On September 22, 1997, a Caucasian American male tester spoke by telephone with Mrs. Norfleet about a two-bedroom apartment at 1546 Almedia Court. The tester said that he would call the next day to make an appointment to see the apartment. The next day, the tester called Mrs. Norfleet and made an appointment. The tester ended up not being able to make that appointment, so on September 24, 1997, he arranged with Mrs. Norfleet to see the apartment on September 25, 1997. On September 25, 1997, the Caucasian American male tester viewed apartment "B" at 1546 Almedia Court in the presence of Mrs. Norfleet. She told the tester that he could have the apartment if he would give her a deposit. Mrs. Norfleet went on to tell the tester that she did not rent to young people, even her friends' children, because of "noisy drug parties."

On September 24, 1997, an African American female tester spoke with Mrs. Norfleet by telephone and asked whether Mrs. Norfleet had a two-bedroom apartment available. Mrs. Norfleet responded that she did not think so. The tester asked about a one-bedroom apartment. Mrs. Norfleet asked who it would be for. The tester responded that it would be for two persons. Mrs. Norfleet told the tester that she did not rent one bedroom apartments to two persons.

On September 29, 1997, a third Caucasian American female tester left a message on Mrs. Norfleet's answering machine regarding the availability of a two-bedroom apartment. That same day, Mrs. Norfleet returned the tester's call. Mrs. Norfleet asked the tester if she had children. The tester replied no. Mrs. Norfleet asked the tester how old she was. The tester responded that she was 43. Mrs. Norfleet said "I have no patience with teenagers." Mrs. Norfleet gave the tester an appointment to see the apartment the next day at 10:30 a.m. On September 30, 1997, Mrs. Norfleet showed the tester apartment "B" at 1546 Almedia Court. Mrs. Norfleet told the tester that she did not use rental applications. She said that she relied on her intuition, that she trusted her judgment. Mrs. Norfleet told the tester that the apartment was available immediately. Mrs. Norfleet offered to leave the apartment unlocked so that the tester's husband could view the apartment unescorted if he was interested.

On October 1, 1997, a second Caucasian American male tester spoke with Mrs. Norfleet by telephone and was given an appointment to see a unit at 1:30 p.m. that same day. On October 1, 1997, at about 1:30 p.m., an African American female tester arrived at 1546 Almedia Court posing as the Caucasian American male tester's wife. Mrs. Norfleet showed apartment "B" to the tester. Mrs. Norfleet was accompanied on that occasion by persons who she described as her relatives. Mrs. Norfleet told the tester that she was trying to get her relatives to rent the apartment. The tester asked if she could fill out an application. Mrs. Norfleet responded that she would not rent to the female tester without seeing both the female and male tester together. Mrs. Norfleet said that there were lots of questions she needed to ask the male tester. The female tester asked Mrs. Norfleet if the male tester could meet with Mrs. Norfleet by himself. Mrs. Norfleet said no, that "she needed to see both of them together because there were lots of other questions she needs to get straight." Mrs. Norfleet repeated that she decides on perspective tenants based on her instincts and she did not want to rent to children.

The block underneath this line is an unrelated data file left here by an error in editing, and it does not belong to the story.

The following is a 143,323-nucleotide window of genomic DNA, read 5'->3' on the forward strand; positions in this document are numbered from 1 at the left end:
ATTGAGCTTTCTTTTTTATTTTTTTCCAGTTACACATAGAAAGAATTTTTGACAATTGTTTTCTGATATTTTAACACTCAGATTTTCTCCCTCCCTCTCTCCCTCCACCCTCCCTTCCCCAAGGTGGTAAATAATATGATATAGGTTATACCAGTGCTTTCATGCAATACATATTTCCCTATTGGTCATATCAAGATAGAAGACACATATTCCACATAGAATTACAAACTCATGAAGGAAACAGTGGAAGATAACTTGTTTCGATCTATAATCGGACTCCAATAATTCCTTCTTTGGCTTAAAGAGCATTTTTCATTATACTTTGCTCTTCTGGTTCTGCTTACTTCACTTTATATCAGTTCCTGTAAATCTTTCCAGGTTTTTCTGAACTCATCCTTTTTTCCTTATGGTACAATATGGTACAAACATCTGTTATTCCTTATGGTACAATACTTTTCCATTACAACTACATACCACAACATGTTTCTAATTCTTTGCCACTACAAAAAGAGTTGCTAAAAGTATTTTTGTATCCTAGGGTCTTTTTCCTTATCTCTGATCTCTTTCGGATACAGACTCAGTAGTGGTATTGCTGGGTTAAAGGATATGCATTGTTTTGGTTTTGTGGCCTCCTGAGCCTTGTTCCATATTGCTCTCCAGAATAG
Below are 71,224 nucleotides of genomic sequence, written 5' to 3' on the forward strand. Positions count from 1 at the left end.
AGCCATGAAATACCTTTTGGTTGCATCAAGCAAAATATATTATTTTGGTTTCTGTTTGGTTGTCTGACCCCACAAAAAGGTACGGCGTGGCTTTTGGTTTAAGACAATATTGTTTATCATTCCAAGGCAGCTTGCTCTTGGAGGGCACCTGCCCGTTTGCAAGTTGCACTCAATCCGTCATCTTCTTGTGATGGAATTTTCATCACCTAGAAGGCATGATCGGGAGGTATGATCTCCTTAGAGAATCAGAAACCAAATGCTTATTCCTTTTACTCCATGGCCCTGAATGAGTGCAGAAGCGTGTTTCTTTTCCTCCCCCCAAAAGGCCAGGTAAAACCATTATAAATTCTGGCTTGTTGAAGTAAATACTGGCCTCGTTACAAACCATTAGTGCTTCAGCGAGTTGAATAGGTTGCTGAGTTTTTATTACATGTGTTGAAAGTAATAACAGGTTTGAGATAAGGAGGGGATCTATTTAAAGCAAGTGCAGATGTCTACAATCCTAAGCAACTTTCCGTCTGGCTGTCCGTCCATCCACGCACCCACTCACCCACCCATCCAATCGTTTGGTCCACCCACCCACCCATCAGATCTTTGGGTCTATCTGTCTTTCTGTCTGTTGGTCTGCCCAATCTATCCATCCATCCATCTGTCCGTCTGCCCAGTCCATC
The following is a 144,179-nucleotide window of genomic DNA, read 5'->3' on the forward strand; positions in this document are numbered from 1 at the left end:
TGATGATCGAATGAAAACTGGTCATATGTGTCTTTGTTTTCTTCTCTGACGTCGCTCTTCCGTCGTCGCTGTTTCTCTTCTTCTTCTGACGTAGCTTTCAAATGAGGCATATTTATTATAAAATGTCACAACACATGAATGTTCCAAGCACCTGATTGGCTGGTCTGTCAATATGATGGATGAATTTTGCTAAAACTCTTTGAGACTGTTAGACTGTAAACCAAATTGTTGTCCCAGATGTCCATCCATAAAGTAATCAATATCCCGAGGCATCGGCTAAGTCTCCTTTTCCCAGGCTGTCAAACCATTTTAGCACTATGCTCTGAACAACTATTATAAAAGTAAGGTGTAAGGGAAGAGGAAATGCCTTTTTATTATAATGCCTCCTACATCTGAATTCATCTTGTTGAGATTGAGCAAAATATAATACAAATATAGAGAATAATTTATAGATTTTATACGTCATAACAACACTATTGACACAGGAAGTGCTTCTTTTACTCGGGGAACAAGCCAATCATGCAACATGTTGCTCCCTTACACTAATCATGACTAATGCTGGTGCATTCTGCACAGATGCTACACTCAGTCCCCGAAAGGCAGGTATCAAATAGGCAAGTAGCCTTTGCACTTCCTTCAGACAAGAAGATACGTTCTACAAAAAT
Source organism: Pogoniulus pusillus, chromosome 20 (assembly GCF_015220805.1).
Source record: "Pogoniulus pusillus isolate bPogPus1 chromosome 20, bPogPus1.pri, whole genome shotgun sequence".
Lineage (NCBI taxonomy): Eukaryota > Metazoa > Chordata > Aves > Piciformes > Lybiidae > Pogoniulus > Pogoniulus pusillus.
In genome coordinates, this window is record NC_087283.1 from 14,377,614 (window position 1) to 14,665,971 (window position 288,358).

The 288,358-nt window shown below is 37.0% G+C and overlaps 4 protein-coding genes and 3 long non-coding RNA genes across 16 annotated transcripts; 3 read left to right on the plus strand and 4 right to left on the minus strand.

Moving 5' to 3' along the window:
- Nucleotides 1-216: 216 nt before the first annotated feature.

On October 2, 1997, a fourth Caucasian American female tester spoke by telephone with Mrs. Norfleet about the availability of a two-bedroom apartments. The tester volunteered that she wanted to live in the apartment with her son. Mrs. Norfleet said that maybe something might be available but that it might already be rented. Mrs. Norfleet said that she would not know for sure until the next day. Mrs. Norfleet asked how old the tester's son was. The tester responded that her son was 9 years old. Mrs. Norfleet said "well I think it's rented." The tester offered to call Mrs. Norfleet the next day to make sure. Mrs. Norfleet said "why don't I take your number and call you back?"

On October 3, 1997, a Caucasian American male tester called Mrs. Norfleet to ask about the availability of the two-bedroom apartment at 1546 Almedia Court. Mrs. Norfleet said that it was still available.

Based on their findings, the Miami Valley Fair Housing Center (MVFHC) and Housing Opportunities Made Equal of Cincinnati (HOME) joined with Ms. Miller as Plaintiffs in filing the suit. Fair Housing law makes it possible not only for those directly harmed by discrimination, such as Ms. Miller, and her child, to bring suit; but also for community organizations, such as the Miami Valley Fair Housing Center and Housing Opportunities Made Equal, to sue on behalf of the community in order to root out housing discrimination. Matthew Brownfield, an attorney in practice in Cincinnati, Ohio represented the Plaintiffs. Mr. Brownfield often represents Plaintiffs in fair housing litigation.

The complaint alleged that Audene Norfleet, doing business as Norfleet Properties, and as an agent on behalf of Randy Norfleet and Lisa Hoefling, had violated the Fair Housing Act, which was passed by Congress 30 years ago to forbid discrimination in the sale or rental of housing on the basis of race, color, sex, religion and national origin. The Act was amended in 1988 to include disability or having children in the household.

Specifically, the suit alleges that Norfleet, among other things, refused on the basis of race and familial status to rent or to negotiate for the rental of dwellings, and has otherwise made unavailable or denied dwellings to persons because of their race and/or familial status.